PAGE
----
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Movements and Memory: An interview with Anina Major on art practice and the hauntings of history.

Mixed Media Blog

Movements and Memory: An interview with Anina Major on art practice and the hauntings of history.

Natalie Willis

By Natalie Willis.

We often speak of Slavery in regards to one demographic in particular and the detrimental effects that remain today - and rightly so. It is a painful legacy, but it is also a shared one. “The Slave’s Lament,” written by Scottish poet and lyricist Robert Burns in 1792, is a song that spoke to this history in its own time. It is also the title of a work by another Scot, Graham Fagen, who used this song in his presentation at the 2015 Venice Biennale International Art Exhibition. This newer rendition, featuring Reggae artist Ghetto Priest and a string ensemble, serves as the focus and starting point for us to begin to discuss this history through a slightly different lens. The exhibition, “We Suffer To Remain,” opens in March and features Fagen’s artwork along with that of three Bahamian artists, namely: Sonia Farmer, John Beadle, and Anina Major.

Major is a ceramicist and sculpture artist whose work gives us space to look at some of these vestiges and legacies of not only our slave history here in The Bahamas but also our more extensive history and the issues we face as a nation that is struggling to write its narrative and its own story. I had the pleasure of speaking with her about her work and her thinking for the upcoming show.

 "Wisdom Teeth" (2017), Anina Major, glass, 3 x 5 x 3 (4). Collection of the artist. Cast from dried coconut husks in sand. 

"Wisdom Teeth" (2017), Anina Major, glass, 3 x 5 x 3 (4). Collection of the artist. Cast from dried coconut husks in sand. 


Natalie Willis: Throughout your practice, your references to the body are quite open and explicit, but I also often see references to mobility. It feels like a bit of a paradox since they are mostly physically static works, but they speak to ideas of movement in a lot of different ways. Speak to me about this a bit.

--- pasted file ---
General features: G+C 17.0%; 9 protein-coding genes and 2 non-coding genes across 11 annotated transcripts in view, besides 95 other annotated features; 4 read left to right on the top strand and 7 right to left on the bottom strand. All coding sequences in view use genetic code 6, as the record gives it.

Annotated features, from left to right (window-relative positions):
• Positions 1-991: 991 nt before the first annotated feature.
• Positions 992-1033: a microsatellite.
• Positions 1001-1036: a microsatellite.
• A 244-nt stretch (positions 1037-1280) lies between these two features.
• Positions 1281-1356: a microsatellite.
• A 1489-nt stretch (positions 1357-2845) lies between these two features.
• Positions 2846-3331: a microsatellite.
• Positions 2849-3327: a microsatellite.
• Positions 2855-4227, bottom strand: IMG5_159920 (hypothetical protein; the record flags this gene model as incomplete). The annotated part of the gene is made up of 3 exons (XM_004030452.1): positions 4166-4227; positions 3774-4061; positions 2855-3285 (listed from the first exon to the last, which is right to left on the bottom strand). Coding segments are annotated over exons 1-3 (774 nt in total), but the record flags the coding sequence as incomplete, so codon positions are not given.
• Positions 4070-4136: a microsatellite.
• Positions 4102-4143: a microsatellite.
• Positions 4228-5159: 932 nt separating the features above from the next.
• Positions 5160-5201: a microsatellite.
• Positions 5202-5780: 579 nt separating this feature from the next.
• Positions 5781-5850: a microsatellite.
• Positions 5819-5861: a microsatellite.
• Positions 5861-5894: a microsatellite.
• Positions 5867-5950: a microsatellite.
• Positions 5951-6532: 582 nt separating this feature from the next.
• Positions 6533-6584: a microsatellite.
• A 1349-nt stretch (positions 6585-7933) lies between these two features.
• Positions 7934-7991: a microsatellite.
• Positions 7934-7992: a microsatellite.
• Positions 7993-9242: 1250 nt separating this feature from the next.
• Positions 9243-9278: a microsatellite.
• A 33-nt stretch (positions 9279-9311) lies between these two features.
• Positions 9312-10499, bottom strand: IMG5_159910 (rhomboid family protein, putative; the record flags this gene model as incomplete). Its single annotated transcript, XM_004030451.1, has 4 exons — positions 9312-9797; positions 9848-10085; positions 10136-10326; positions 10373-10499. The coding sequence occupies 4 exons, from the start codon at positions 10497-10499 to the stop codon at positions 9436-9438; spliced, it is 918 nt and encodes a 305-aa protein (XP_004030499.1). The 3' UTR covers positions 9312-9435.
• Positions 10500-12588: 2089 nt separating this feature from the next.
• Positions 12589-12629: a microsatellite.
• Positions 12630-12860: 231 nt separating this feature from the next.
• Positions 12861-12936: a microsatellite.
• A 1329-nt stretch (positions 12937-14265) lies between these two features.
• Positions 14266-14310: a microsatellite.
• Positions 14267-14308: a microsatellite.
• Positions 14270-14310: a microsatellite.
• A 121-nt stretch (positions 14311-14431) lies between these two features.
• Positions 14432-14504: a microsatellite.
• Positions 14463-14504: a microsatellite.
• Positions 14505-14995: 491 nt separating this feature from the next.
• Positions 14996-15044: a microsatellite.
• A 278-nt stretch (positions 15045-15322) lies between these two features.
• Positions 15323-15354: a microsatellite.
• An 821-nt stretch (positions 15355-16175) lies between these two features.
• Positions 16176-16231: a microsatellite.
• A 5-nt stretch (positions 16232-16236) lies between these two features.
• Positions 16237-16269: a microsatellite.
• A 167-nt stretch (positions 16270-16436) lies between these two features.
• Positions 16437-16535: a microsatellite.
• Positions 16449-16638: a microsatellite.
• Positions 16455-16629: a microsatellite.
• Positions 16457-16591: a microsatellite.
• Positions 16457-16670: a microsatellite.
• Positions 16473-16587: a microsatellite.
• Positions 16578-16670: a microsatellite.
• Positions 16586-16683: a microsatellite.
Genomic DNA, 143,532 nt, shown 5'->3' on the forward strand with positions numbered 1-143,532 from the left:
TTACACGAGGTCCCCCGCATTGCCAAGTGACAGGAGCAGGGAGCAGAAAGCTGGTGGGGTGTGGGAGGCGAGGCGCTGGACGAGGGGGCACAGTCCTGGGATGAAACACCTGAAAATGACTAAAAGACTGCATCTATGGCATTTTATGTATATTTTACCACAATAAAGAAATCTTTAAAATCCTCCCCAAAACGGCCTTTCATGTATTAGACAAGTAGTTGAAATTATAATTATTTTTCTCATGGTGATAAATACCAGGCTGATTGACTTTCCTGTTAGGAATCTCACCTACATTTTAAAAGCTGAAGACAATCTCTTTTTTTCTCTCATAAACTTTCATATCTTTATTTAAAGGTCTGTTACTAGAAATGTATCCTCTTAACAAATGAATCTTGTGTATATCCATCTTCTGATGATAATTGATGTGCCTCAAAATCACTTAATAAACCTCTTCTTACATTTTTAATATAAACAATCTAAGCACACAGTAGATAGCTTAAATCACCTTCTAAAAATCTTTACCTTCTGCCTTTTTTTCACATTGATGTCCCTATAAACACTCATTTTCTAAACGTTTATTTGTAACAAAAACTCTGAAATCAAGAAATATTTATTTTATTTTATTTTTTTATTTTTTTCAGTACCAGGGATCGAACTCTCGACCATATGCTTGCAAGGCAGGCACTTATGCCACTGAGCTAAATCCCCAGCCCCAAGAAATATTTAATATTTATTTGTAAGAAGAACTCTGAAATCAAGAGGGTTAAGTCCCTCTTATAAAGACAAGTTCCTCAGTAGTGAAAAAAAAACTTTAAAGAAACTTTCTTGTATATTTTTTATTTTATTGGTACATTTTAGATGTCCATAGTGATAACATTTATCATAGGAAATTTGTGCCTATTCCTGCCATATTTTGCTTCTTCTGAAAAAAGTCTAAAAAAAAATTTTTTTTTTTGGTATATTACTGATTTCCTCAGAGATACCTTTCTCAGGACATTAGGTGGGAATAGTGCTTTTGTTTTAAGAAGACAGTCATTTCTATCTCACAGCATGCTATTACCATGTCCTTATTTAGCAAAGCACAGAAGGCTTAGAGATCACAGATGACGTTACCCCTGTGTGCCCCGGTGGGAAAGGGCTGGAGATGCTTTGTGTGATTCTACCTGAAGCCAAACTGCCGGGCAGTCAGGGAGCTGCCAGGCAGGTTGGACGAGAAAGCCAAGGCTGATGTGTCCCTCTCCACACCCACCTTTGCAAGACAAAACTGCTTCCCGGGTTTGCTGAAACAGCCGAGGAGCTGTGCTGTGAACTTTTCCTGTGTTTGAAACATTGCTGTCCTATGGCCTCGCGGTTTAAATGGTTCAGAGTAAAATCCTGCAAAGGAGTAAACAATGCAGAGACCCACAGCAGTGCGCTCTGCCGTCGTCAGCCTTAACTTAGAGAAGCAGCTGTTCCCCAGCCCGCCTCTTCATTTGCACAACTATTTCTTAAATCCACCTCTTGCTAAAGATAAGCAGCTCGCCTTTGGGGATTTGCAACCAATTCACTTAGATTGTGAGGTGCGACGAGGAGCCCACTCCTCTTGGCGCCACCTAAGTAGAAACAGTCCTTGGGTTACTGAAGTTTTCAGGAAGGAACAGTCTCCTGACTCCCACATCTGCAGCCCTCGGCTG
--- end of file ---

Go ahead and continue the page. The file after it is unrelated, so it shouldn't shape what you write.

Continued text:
Anina Major: Anytime we talk about the body or the idea of movement and journeys, and I would even say migration, this is one of the things that comes to the surface for me. I don’t live at home in The Bahamas, and I may go more into that later, but if I wanted to look at this idea of being static and mobile in a more emotional way and dig even further, there is an even bigger question of “what is this desire to travel and to move?”


NW: Yes. Movement (and migration, as you mentioned) are part and parcel of life for us here, for history here. When we have spoken in the past, we often suggest this idea of displacement and the fact that we come “from elsewhere” and this is an idea to which I feel a lot of work in the Caribbean region pays homage.  Sometimes if has a specific purpose or else it can exist as a backdrop to understanding the work. In looking at us a place with a diaspora of its own, and as part of the broader Black and African diaspora (historically speaking), how does your work play into this idea of movement or journeys?

AM: I feel like I can’t ever create work without addressing displacement, or migration, or immigration, or the act of belonging somewhere else. Even the idea of not belonging somewhere but still being there. It’s impossible for me to create work that doesn’t address that because of the lifestyle I’ve chosen in living abroad. A big part of it is navigating spaces that I don’t necessarily feel a part of. In a lot of ways, This sense of ‘searching for home’ is always a point that I return to. I’m always coming back to this place that I define as “home,” or as a feeling, I define as home. That’s always going to be the case. Sometimes I think even if I were physically still living in The Bahamas I would have this yearning to go back in time and to try and place myself.